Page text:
“What play?”  RED FLAG, however adrenaline and the moment can create a quick lapse in memory.

“The one where you hit #34 saving a first down.”

“Oh yeah, I lit him up, get me back out there!”

“Why did you need help getting up?”

“I just got the wind knocked out of me.”

“Why did you grab your nose and squint your eyes, Joe?”

“I always do that, I AM FINE.”

“OK, if you are fine how bout we do some tests?”

“Whatever will get me out there faster.”  This first line of questions does a couple of things, it establishes a baseline of disposition (agitated with possible memory issues) at the current time as well as comparing “current Joe” with “regular Joe” that we know during practices and school.  The second thing these questions do, is allow for more cooling off and getting Joe back to a “restful” state prior to testing.

There are many questions we like to ask during the evaluation, but the common theme is symptom reporting, testing memory, recall, and base level brain function of the individual.  We like to use a modified version of the Sideline Concussion Assessment Tool 2 (SCAT 2), figure 1[ii].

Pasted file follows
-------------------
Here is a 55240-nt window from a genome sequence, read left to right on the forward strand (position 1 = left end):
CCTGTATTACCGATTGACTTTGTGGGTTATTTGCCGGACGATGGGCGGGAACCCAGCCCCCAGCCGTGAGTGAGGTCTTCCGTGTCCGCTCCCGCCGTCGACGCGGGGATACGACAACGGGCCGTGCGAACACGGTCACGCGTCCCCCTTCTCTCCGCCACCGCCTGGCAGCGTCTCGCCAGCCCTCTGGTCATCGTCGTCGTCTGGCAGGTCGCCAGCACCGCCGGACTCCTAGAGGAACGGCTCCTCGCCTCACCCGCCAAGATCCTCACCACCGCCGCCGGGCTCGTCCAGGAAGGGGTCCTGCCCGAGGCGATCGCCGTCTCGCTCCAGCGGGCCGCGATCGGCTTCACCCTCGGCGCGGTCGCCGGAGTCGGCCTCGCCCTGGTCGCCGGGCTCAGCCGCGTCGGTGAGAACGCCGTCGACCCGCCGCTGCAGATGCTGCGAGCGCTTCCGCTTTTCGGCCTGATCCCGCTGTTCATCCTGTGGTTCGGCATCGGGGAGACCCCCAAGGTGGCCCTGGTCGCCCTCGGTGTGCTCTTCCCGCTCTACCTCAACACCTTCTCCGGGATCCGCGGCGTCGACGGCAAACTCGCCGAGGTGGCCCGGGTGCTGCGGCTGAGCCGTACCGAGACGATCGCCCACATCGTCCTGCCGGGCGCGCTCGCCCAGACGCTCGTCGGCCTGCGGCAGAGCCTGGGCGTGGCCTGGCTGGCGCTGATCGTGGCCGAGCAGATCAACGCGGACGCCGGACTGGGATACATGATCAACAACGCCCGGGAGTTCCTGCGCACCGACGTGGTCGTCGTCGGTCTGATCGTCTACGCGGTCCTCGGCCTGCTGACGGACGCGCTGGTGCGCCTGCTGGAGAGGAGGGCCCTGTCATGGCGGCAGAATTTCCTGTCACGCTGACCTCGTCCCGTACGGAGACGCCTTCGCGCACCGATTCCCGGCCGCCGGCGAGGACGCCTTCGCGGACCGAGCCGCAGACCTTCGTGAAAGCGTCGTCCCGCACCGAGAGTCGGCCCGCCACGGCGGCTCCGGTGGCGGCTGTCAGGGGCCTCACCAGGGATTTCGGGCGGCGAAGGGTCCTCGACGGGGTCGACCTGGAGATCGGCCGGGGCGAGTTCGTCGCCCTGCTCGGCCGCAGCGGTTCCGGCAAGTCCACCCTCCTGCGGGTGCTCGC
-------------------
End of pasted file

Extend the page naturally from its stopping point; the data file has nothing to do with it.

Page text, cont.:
Figure 1


“Joe, are you having any symptoms, like a headache, vision disturbance, ringing in your ears, feeling sick?”

“I told you I am fine, just a little headache, and thing seem to be in a fog, no big deal.”

“I understand, where are we at?”

“State University.”

“Good, what quarter are we in?”

“Second, we are winning 14-0.”

“Alright, who did we play last week, and the score?”

“State College, and we won…  I think…  Did we win?”

“We won, it was a good game, doing good, now time to test your brain function, you ready?”

“Yeah, my head is starting to hurt more.”  RED FLAG!  Joe is starting to calm down and his body is sending signals that he is now beginning to realize, in my setting this would be grounds for removal, but for the sake of appeasing both Joe and the coaches we will continue with the line of questions.